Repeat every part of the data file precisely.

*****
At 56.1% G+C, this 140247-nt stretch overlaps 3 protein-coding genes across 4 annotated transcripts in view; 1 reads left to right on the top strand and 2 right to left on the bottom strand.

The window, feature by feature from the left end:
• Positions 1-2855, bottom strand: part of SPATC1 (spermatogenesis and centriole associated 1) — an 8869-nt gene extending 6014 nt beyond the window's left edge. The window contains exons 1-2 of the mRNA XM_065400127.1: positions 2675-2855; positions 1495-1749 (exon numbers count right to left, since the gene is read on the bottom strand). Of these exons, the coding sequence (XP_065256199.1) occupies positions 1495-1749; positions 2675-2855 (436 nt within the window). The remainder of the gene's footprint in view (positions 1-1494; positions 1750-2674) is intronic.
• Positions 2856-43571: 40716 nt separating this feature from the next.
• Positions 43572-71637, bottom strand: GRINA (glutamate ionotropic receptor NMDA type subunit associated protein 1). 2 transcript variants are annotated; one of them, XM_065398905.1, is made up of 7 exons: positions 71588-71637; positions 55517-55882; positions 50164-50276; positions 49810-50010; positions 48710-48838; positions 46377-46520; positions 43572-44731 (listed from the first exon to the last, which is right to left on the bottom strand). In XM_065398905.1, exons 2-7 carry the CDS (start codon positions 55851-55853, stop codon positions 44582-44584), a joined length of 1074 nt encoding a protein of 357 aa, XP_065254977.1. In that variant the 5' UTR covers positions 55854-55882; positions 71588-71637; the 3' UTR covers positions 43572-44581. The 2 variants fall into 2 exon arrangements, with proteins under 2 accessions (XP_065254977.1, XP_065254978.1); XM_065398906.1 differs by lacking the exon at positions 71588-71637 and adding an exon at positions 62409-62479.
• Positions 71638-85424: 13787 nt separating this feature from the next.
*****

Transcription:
At 56.1% G+C, this 140247-nt stretch overlaps 3 protein-coding genes across 4 annotated transcripts in view; 1 reads left to right on the top strand and 2 right to left on the bottom strand.

The window, feature by feature from the left end:
• Positions 1-2855, bottom strand: part of SPATC1 (spermatogenesis and centriole associated 1) — an 8869-nt gene extending 6014 nt beyond the window's left edge. The window contains exons 1-2 of the mRNA XM_065400127.1: positions 2675-2855; positions 1495-1749 (exon numbers count right to left, since the gene is read on the bottom strand). Of these exons, the coding sequence (XP_065256199.1) occupies positions 1495-1749; positions 2675-2855 (436 nt within the window). The remainder of the gene's footprint in view (positions 1-1494; positions 1750-2674) is intronic.
• Positions 2856-43571: 40716 nt separating this feature from the next.
• Positions 43572-71637, bottom strand: GRINA (glutamate ionotropic receptor NMDA type subunit associated protein 1). 2 transcript variants are annotated; one of them, XM_065398905.1, is made up of 7 exons: positions 71588-71637; positions 55517-55882; positions 50164-50276; positions 49810-50010; positions 48710-48838; positions 46377-46520; positions 43572-44731 (listed from the first exon to the last, which is right to left on the bottom strand). In XM_065398905.1, exons 2-7 carry the CDS (start codon positions 55851-55853, stop codon positions 44582-44584), a joined length of 1074 nt encoding a protein of 357 aa, XP_065254977.1. In that variant the 5' UTR covers positions 55854-55882; positions 71588-71637; the 3' UTR covers positions 43572-44581. The 2 variants fall into 2 exon arrangements, with proteins under 2 accessions (XP_065254977.1, XP_065254978.1); XM_065398906.1 differs by lacking the exon at positions 71588-71637 and adding an exon at positions 62409-62479.
• Positions 71638-85424: 13787 nt separating this feature from the next.